Bodyside and front-fascia gills, or strakes, are among the notable styling cues of the Eclipse series, which flaunts what Mitsubishi calls a geo-mechanical look that features arched lines for the hood, roof and rear end. Mitsubishi promotes the car’s “aggressive front end, muscular fender bulges and techno side strakes.” By definition, an Eclipse emphatically “evokes the human/mechanical interaction between the driver and the car.” A folded crease is prominent at the body’s hip line, and flat surfaces surround the wheel wells in an attempt to make the Eclipse look unlike any other car. A rear spoiler is standard on GS and GT models.

All Eclipses are 175.4 inches long on a 100.8-inch wheelbase. The coupe stands 51.6 inches tall, vs. the 52.8-inch height of the Spyder convertible, which has a power-operated fabric top with a glass back window and a defogger. Alloy wheels hold 15-inch tires on the RS, 16-inchers on GS models and 17-inch tires on the GT coupe and convertible. Lower-body skirts help identify the GT models, which are equipped with all-disc brakes rather than front discs and rear drums like on other Eclipses. RS models have a front stabilizer bar, while the GS and GT include a rear stabilizer bar.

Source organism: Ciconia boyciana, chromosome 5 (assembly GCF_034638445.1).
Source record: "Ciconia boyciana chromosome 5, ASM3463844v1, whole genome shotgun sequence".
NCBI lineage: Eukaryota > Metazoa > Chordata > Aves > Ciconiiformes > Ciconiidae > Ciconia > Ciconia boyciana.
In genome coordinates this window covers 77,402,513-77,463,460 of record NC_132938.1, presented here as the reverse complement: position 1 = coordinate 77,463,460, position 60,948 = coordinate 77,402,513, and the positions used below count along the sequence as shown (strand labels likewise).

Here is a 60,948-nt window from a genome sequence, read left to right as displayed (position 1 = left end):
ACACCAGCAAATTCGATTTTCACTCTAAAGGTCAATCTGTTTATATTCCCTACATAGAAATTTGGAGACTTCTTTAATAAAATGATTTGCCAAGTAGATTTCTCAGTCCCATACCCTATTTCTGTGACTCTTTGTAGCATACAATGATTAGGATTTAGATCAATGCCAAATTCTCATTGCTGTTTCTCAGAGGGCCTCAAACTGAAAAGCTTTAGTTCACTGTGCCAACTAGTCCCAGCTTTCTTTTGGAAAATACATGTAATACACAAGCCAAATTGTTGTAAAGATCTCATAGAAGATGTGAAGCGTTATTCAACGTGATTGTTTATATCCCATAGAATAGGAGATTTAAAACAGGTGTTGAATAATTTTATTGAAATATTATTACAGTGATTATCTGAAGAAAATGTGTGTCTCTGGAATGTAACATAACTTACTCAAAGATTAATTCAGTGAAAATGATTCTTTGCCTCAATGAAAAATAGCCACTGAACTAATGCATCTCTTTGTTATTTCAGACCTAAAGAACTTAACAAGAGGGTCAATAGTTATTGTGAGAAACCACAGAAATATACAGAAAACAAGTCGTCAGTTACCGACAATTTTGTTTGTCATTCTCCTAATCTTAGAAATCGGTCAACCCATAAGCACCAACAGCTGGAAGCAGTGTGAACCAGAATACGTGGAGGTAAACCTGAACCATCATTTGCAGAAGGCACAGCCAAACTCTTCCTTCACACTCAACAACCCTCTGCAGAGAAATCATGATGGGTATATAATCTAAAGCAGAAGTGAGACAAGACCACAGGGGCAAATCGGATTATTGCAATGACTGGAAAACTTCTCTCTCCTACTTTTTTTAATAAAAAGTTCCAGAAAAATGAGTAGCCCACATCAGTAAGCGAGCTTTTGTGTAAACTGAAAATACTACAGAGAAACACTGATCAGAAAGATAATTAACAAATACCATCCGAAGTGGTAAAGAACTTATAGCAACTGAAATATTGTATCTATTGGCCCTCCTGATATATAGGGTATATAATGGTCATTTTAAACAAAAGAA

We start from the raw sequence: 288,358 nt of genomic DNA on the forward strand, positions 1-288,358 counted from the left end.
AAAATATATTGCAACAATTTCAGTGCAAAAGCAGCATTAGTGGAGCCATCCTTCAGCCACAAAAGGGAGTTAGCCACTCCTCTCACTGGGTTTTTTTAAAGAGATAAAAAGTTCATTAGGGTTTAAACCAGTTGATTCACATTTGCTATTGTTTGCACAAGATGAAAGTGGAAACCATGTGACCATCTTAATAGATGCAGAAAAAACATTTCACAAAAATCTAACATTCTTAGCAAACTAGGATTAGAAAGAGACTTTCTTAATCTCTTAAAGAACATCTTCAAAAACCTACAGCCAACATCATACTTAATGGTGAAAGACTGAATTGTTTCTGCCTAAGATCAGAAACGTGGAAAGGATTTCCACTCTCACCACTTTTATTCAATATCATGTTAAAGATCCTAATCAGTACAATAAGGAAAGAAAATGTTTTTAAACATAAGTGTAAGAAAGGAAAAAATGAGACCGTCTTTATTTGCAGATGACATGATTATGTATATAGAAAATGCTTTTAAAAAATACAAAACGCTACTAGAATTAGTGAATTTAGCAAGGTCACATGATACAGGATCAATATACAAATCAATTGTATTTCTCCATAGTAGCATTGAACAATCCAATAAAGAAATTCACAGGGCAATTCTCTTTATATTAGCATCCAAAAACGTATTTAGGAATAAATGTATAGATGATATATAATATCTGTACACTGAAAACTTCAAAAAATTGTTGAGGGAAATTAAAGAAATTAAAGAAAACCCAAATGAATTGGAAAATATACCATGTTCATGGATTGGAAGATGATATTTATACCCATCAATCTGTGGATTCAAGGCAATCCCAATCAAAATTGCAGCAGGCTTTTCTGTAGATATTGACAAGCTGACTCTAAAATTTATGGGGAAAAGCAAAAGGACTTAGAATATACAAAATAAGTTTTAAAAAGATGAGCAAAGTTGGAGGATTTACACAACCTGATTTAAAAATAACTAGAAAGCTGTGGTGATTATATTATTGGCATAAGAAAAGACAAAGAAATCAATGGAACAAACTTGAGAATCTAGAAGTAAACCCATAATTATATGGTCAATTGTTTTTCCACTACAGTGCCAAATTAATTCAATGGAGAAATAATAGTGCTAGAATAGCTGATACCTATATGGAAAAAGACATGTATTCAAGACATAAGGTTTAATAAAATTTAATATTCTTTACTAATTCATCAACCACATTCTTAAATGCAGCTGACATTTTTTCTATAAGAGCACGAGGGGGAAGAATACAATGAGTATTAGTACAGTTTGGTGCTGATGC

Interior
The coupe and Spyder convertible seat four occupants, but the backseat is tight for adults. The coupe’s backseat folds to yield additional cargo space, while the convertible uses that volume for stowage of the fabric top. Cargo space in the coupe totals 16.9 cubic feet, and the convertible can hold only 7.2 cubic feet of luggage.

All models have standard air conditioning, power windows and door locks, a CD stereo system and an engine immobilizer anti-theft system. The GS has cruise control, remote keyless entry, a leather-wrapped steering wheel and split, folding rear seats. Extra features on the GT include a cargo area light, Premium Sport fabric upholstery and integrated fog lights. Leather upholstery is optional for GT models and the GS Spyder convertible. An optional GT Premium Package adds leather front seating surfaces, a 210-watt CD stereo, a security alarm, compass and other extras.